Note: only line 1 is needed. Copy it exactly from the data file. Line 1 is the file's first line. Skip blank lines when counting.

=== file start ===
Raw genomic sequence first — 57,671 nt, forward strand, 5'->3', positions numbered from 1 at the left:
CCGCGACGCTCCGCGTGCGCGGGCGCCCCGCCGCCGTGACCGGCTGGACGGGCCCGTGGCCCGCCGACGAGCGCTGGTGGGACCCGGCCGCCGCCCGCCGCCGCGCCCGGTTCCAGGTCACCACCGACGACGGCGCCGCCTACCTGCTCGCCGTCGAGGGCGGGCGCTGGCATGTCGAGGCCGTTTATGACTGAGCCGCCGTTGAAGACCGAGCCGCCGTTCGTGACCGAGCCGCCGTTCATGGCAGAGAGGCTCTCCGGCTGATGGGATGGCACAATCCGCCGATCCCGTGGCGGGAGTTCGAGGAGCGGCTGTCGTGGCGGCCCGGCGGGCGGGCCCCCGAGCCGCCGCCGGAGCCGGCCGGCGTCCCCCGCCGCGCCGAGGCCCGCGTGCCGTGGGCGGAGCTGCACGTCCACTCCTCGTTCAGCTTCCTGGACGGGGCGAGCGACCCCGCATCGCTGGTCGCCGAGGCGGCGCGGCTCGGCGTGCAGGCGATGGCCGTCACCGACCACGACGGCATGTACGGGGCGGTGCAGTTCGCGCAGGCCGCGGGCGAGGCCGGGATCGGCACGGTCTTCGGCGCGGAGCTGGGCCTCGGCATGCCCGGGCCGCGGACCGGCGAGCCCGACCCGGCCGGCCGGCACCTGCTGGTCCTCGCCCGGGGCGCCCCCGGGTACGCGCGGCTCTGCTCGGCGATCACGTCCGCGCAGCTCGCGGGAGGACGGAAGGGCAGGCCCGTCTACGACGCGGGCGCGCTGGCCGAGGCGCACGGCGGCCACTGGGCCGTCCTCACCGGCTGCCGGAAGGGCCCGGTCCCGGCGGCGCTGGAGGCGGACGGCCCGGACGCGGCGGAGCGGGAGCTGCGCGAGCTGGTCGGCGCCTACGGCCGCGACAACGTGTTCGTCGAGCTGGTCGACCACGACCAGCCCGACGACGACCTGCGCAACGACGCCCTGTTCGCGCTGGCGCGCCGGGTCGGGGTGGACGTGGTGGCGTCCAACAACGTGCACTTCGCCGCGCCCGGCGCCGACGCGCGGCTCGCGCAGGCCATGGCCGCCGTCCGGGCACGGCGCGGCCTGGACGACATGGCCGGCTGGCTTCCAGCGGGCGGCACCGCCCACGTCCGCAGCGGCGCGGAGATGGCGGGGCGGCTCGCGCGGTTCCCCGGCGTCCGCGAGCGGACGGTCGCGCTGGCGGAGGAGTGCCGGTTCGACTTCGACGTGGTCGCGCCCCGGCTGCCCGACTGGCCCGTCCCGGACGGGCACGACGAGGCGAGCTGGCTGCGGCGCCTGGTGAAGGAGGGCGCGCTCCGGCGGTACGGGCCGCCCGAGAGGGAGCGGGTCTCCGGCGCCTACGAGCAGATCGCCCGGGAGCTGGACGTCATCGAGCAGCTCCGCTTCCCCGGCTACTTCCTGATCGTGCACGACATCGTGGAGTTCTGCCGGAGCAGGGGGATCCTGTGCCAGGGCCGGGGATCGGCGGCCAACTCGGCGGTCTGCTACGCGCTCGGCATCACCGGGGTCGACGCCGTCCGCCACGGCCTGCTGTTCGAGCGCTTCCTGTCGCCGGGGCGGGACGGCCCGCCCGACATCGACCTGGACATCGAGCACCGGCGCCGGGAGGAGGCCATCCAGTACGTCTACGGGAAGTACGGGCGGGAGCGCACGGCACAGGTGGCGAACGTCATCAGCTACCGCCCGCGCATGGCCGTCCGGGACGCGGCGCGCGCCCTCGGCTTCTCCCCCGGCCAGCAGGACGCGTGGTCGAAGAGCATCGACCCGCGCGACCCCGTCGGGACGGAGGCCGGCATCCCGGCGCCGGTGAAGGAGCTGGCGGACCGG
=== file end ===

Raw genomic sequence first — 57,671 nt, forward strand, 5'->3', positions numbered from 1 at the left: